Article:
Omalo is a central village in the historical region of Tusheti, Georgia. Administratively, it is part of the Akhmeta District in Kakheti. It lies between the Greater Caucasus Mountain Range and the Pirikita Range of Tusheti. Due to Omalo’s high mountain location on the northern slopes of the Greater Caucasus Mountain Range and the absence of well-maintained roads, it is largely isolated from the rest of Georgia for most of the year. Moreover, the only accesses road is through the Abano pass at 2,850 meters. (9,350 ft.)
It is noteworthy that the village of Omalo is divided into 2 parts, Upper (Zemo) and Lower (kvemo) Omalo. Upper Omalo is a historical part of the village, while the Lower Omalo is the administrative center of Tusheti.
Located on the territory of Tusheti Protected Landscape. The village is not visible from either side due to the surrounding mountains, which creates an amazing coziness. Such a crater layout is an important characteristic of the village. Moreover, the houses in the village are strewn on a hill one after the other, crowned by magnificent Keselo castles on the top.
The main Sights of the village are:
- Keselo Towers. The most significant example of the Tusheti defense architecture. Their foundations date back to the 15th–16th. The main purpose of the towers was to protect the local population from the invasion of Chechens and Dagestanis in the summer. The towers were used for their intended purpose until the 19th century before Shamil’s resistance was suppressed in 1859 and the Russian power in the Caucasus was stabilized. Later, their maintenance lost any sense. Therefore, the towers were successively dilapidated. Only in the 2000 year under the auspices of the Keselo Fund and with the support of the Dutch Bradshaw Foundation, some of the towers were successfully reconstructed. So, nowadays in one of the towers, there is an interesting ethnographic museum (keys from the museum available from Nugzar Idoidze in Hotel Tusheti Tower; entrance fee GEL 5, the guide speaks Russian).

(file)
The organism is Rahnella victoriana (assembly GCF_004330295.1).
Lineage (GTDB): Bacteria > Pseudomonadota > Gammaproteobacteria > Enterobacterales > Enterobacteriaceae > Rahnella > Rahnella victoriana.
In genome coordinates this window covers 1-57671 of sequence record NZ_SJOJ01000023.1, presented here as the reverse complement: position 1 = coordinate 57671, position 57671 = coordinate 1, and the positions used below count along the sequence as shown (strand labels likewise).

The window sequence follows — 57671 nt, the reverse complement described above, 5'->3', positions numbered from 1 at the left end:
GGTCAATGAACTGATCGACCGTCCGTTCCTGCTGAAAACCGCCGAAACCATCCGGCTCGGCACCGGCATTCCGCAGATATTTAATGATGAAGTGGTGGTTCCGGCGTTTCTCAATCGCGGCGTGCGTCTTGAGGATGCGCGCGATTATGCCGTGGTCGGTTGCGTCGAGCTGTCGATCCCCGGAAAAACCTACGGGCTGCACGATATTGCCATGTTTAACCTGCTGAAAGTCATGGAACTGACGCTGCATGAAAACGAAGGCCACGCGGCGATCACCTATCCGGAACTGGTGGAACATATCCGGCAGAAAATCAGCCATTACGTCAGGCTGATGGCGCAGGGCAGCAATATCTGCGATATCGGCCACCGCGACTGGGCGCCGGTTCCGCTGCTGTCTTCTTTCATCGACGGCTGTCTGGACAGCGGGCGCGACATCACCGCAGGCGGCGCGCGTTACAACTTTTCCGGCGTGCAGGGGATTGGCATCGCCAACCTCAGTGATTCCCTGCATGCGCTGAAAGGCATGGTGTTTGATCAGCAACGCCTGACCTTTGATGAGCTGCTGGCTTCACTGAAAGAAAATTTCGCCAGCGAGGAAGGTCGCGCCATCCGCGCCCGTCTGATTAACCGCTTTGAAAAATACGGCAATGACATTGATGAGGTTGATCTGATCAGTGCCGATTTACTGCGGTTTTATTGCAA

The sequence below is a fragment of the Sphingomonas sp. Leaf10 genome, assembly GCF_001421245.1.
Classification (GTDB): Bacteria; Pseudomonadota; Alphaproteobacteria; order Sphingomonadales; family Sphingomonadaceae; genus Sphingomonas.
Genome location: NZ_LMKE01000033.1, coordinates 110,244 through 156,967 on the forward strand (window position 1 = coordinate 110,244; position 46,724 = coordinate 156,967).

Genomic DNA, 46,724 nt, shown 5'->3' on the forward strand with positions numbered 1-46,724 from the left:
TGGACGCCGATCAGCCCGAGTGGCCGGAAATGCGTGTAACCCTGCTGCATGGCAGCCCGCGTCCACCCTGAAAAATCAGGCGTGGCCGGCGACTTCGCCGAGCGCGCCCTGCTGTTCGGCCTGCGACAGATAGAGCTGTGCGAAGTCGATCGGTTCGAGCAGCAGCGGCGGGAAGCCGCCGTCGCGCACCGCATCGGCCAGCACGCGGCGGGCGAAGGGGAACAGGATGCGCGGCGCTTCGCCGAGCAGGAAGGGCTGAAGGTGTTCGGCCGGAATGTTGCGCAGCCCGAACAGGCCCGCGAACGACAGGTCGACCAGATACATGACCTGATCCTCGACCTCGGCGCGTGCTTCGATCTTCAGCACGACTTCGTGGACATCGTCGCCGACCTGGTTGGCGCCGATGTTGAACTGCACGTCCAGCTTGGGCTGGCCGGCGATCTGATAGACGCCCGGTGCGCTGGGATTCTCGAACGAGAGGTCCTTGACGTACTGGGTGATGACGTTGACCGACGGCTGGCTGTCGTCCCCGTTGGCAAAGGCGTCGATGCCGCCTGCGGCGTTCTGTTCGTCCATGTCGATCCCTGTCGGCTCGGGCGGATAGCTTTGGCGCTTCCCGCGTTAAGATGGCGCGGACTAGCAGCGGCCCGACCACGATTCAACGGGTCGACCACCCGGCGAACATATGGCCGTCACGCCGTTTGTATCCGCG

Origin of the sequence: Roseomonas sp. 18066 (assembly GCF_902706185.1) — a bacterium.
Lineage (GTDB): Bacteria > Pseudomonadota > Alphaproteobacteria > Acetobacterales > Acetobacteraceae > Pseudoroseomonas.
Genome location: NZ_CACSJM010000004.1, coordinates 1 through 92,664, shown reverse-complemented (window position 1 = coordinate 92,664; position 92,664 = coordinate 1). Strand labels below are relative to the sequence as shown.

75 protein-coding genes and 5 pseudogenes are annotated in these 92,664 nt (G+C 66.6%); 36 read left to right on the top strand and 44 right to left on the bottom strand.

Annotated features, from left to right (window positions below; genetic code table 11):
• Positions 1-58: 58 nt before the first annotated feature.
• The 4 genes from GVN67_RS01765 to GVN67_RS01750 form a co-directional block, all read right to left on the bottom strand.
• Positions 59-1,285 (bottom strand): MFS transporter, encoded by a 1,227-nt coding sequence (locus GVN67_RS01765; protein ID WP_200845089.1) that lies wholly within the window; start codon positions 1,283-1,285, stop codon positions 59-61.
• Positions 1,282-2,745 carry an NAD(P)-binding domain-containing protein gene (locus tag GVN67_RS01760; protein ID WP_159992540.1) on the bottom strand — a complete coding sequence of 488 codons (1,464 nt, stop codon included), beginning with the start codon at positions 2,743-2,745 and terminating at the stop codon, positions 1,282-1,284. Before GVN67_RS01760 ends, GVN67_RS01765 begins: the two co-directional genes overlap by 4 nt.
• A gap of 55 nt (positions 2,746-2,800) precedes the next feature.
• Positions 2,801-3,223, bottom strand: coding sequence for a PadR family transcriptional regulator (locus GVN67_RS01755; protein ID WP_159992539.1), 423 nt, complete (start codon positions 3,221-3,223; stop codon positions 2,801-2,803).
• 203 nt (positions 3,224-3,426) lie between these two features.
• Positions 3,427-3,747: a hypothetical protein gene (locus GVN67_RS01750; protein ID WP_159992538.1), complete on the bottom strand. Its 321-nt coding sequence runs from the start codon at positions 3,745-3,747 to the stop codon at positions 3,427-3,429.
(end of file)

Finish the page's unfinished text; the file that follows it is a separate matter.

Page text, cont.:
- Holly trinity church of Omalo was built-in the 19th It’s regularly opened in summer and is accessible for women. Church services hold sporadically. So, the priest is mainly present at the time of the Tushetoba festival.
- A small Brewery below the castle of Keselo. It’s been used for making beer for religious festivals until today. It’s forbidden to enter women due to religious reasons.
Lower Omalo is a relatively new planning formation, the main development of which, as the center of Tusheti, took place during the Soviet period. The village is a combination of houses of different styles. Nevertheless, in a separate building, we can identify the historical settlements. Due to soft climate conditions and less snow, in the past times, this area was used as winter housing called “bosels”.
From the second half of the 20th century, with the support of the Soviet government here were built different infrastructures. (boarding school, post office, TV center, road, electricity, etc.) Construction of a ropeway to connect the village of Shenako began in the 1980s. However, after the collapse of the Soviet Union, most of the infrastructure was abandoned. In 2000, with the tourist increase, new projects began to be implemented. As a result, a visitor center was built, quite a few hotels have opened and a police building is currently under construction.
The main Sights of the village are:
- Visitors center. Located in the southwest of the village in a very beautiful pine tree forest. There is a calm museum and a picturesque viewpoint. It’s a good place just to have a picnic or enjoy the view.
- Ts’asne. Amazing hill covered by pine tree forest, located on the west side of the village. On the top of this hill is a small chapel. Moreover, for locals, this forest is something very spiritual and holey. NOTE: Due to the local traditions for women it’s forbidden to enter this area!
- Khoshane – floodplain on the bank of the Alazani River. About 3 km trail to the southeast of the village into a ravine. A good place for a picnic or a swim. NOTE: Even in summer, it’s too cold.